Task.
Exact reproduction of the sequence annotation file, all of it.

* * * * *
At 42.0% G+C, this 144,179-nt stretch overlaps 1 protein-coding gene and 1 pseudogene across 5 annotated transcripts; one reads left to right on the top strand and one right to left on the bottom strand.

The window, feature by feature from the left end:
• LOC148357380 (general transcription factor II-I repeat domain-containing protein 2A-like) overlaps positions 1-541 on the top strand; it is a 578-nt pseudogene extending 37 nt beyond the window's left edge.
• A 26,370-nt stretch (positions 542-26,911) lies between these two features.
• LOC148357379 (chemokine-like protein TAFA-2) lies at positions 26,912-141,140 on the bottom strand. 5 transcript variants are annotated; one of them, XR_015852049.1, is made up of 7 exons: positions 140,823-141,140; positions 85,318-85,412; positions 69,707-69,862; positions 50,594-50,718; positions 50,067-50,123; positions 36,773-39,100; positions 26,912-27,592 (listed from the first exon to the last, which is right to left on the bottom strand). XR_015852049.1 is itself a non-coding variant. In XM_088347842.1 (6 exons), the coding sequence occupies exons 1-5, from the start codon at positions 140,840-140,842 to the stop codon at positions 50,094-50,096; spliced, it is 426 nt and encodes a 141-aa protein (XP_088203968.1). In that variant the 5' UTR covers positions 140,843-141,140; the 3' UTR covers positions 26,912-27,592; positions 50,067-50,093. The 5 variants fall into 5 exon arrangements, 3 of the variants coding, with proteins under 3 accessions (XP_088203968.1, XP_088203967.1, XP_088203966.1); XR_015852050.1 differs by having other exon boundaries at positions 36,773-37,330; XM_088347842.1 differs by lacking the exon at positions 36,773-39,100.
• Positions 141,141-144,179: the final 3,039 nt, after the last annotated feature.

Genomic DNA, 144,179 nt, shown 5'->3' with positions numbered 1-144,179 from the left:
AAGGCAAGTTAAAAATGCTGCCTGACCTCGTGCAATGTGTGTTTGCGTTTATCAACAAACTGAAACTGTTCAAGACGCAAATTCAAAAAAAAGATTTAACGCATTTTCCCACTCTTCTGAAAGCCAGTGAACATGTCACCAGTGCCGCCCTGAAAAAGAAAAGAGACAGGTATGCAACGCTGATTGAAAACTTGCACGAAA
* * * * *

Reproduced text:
At 42.0% G+C, this 144,179-nt stretch overlaps 1 protein-coding gene and 1 pseudogene across 5 annotated transcripts; one reads left to right on the top strand and one right to left on the bottom strand.

The window, feature by feature from the left end:
• LOC148357380 (general transcription factor II-I repeat domain-containing protein 2A-like) overlaps positions 1-541 on the top strand; it is a 578-nt pseudogene extending 37 nt beyond the window's left edge.
• A 26,370-nt stretch (positions 542-26,911) lies between these two features.
• LOC148357379 (chemokine-like protein TAFA-2) lies at positions 26,912-141,140 on the bottom strand. 5 transcript variants are annotated; one of them, XR_015852049.1, is made up of 7 exons: positions 140,823-141,140; positions 85,318-85,412; positions 69,707-69,862; positions 50,594-50,718; positions 50,067-50,123; positions 36,773-39,100; positions 26,912-27,592 (listed from the first exon to the last, which is right to left on the bottom strand). XR_015852049.1 is itself a non-coding variant. In XM_088347842.1 (6 exons), the coding sequence occupies exons 1-5, from the start codon at positions 140,840-140,842 to the stop codon at positions 50,094-50,096; spliced, it is 426 nt and encodes a 141-aa protein (XP_088203968.1). In that variant the 5' UTR covers positions 140,843-141,140; the 3' UTR covers positions 26,912-27,592; positions 50,067-50,093. The 5 variants fall into 5 exon arrangements, 3 of the variants coding, with proteins under 3 accessions (XP_088203968.1, XP_088203967.1, XP_088203966.1); XR_015852050.1 differs by having other exon boundaries at positions 36,773-37,330; XM_088347842.1 differs by lacking the exon at positions 36,773-39,100.
• Positions 141,141-144,179: the final 3,039 nt, after the last annotated feature.

Genomic DNA, 144,179 nt, shown 5'->3' with positions numbered 1-144,179 from the left:
AAGGCAAGTTAAAAATGCTGCCTGACCTCGTGCAATGTGTGTTTGCGTTTATCAACAAACTGAAACTGTTCAAGACGCAAATTCAAAAAAAAGATTTAACGCATTTTCCCACTCTTCTGAAAGCCAGTGAACATGTCACCAGTGCCGCCCTGAAAAAGAAAAGAGACAGGTATGCAACGCTGATTGAAAACTTGCACGAAA